So I’m saying you can easily build projects that are 10K+ lines with a shell script and it saves you writing dependencies.

                          Dependencies are often wrong, including in CPython. Show me a big Makefile (or even a big Ninja file) and I claim it will be pretty easy to find dependencies that are wrong. In other words, make clean is an anti-pattern and still status quo.

                          Also, neither C or C++ are really modular languages, in the sense that they encourage small modules. Good C/C++ programmers often write monoliths – look at Fabrice Bellard’s code like QEMU or QuickJS, John Carmack’s style (who has argued against small functions), sqlite, Lua, the Zig compiler, etc.

                          Making a point of modularity in C and C++ is often counterproductive. Though I like modularity which is why I minimize writing C/C++ from scratch.

                          Also, when you have overly small modules, the time to check if it’s out of date often exceeds the time to just build it from scratch. build metadata can get very large, and build systems often have non-optimal algorithms (see GNU make’s builtin rules database)

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                    Perhaps this is one a decent argument for using something like scons for building a project if you have a team of programmers and a CI build system: if you switch your rebuild requirement from timestamps to a content hash (even one not cryptographically secure, since you’re presumably not defending against team-mates finding content collisions in source files to mess with you … usually) then you can have your project state file live in a cache which can be remounted into build containers often, so that the mainline trunk of development stays as the baseline and branch builds just compile whatever’s different from current mainline. This also adds an incentive to rebase fairly often, to keep compile times low.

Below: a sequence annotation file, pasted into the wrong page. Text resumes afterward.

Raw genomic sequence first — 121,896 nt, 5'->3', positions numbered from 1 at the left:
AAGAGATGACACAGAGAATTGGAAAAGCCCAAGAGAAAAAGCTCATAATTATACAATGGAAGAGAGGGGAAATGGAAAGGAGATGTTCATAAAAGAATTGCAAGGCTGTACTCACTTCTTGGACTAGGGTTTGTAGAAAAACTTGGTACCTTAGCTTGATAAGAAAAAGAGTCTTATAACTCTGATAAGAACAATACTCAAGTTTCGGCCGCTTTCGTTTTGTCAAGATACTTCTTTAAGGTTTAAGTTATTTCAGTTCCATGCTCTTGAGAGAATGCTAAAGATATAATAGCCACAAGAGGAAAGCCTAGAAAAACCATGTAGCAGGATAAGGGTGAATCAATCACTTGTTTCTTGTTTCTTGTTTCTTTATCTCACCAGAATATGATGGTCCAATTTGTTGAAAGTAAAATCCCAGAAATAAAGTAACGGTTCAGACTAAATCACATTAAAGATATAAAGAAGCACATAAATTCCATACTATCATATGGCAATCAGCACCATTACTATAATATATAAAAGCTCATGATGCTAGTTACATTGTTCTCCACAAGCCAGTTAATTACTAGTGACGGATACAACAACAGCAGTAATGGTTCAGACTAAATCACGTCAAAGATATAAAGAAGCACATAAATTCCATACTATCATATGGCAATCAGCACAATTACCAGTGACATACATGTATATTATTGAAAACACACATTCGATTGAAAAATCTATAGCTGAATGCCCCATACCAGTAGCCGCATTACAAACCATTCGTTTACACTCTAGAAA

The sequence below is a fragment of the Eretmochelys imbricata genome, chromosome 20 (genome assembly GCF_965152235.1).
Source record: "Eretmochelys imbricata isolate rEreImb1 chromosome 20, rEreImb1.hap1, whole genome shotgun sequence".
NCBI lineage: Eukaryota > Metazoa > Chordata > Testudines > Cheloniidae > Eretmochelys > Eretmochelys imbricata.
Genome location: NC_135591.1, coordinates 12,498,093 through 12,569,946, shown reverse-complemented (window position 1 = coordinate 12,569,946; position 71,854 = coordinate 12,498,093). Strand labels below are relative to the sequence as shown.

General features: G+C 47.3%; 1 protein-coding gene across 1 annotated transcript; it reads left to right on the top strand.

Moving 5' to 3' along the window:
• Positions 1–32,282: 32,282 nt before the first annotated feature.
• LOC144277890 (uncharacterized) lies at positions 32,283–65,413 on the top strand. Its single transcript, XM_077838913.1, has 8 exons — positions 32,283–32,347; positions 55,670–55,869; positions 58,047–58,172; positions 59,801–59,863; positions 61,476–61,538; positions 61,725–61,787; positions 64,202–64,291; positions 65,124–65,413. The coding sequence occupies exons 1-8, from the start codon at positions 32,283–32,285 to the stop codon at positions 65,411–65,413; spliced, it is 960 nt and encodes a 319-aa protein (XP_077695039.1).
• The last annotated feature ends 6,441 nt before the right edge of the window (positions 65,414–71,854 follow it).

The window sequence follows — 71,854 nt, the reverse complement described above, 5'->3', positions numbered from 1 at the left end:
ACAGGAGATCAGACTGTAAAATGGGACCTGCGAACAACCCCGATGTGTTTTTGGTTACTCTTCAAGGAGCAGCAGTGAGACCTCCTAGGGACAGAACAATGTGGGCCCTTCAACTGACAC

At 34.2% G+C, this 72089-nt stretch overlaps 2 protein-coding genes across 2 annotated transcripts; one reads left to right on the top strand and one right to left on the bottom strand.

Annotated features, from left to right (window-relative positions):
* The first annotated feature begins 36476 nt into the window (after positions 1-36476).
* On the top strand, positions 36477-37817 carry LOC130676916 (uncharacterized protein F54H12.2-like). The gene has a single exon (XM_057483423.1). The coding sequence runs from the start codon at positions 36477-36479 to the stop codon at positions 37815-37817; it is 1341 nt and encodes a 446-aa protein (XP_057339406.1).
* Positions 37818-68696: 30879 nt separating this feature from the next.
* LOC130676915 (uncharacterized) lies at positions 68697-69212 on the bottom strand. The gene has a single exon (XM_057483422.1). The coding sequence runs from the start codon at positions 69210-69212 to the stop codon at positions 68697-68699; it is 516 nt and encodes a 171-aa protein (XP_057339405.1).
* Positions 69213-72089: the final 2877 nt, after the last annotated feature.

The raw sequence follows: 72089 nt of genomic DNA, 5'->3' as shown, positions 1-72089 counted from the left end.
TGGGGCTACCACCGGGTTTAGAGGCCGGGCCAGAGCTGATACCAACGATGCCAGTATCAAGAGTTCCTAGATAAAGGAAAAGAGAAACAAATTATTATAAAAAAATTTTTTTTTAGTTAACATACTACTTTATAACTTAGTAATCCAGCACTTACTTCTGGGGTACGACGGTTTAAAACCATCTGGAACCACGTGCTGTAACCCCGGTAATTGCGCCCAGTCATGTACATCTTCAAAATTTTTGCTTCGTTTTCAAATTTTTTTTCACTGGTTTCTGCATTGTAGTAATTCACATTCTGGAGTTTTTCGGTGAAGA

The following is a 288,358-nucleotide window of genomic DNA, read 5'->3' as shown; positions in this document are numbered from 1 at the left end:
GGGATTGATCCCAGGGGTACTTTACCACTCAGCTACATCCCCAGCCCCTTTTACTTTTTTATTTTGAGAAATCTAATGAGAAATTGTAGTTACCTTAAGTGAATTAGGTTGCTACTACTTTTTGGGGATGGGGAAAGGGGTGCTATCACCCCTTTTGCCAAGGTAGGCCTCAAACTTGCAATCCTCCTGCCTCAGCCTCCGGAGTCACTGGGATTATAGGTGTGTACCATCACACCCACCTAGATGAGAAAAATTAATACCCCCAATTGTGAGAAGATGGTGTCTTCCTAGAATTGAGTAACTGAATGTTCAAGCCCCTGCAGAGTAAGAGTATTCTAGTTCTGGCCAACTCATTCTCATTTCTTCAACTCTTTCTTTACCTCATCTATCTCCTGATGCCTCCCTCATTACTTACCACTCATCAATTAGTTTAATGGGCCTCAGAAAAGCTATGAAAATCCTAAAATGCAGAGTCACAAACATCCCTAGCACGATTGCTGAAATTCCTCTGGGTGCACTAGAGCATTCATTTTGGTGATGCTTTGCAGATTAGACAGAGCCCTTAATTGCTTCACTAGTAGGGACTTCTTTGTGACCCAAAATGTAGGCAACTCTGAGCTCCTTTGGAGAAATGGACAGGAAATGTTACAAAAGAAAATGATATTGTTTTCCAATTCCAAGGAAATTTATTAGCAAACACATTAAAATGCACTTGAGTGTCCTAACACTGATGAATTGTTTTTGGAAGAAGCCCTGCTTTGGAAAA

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                      if you switch your rebuild requirement from timestamps to a content hash (even one not cryptographically secure, since you’re presumably not defending against team-mates finding content collisions in source files to mess with you … usually)

                      Note that Blake2b is faster than MD5, and Blake3 is potentially even faster. In practice, there is no practical speed difference between a cryptographically secure hash and a mere CRC: the bottleneck is going to be reading to disk anyway (well, except maybe an M2 drive).

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                        Right. I don’t think I made any claim about speed of hashes, only speed of builds and how to identify artifacts. Any mainstream hash performance is going to be negligible here.

                        My point was that the fact that scons uses MD5 is not a blocker, the hash algorithm still works for build artifact caching … in the direction of “main trunk” -> “dev branch”, at least.

                        Looks like scons now supports switching the hash algorithm, with code merged in 2020. After the next round of LTS OS releases are out, you might be able to start relying upon that. :D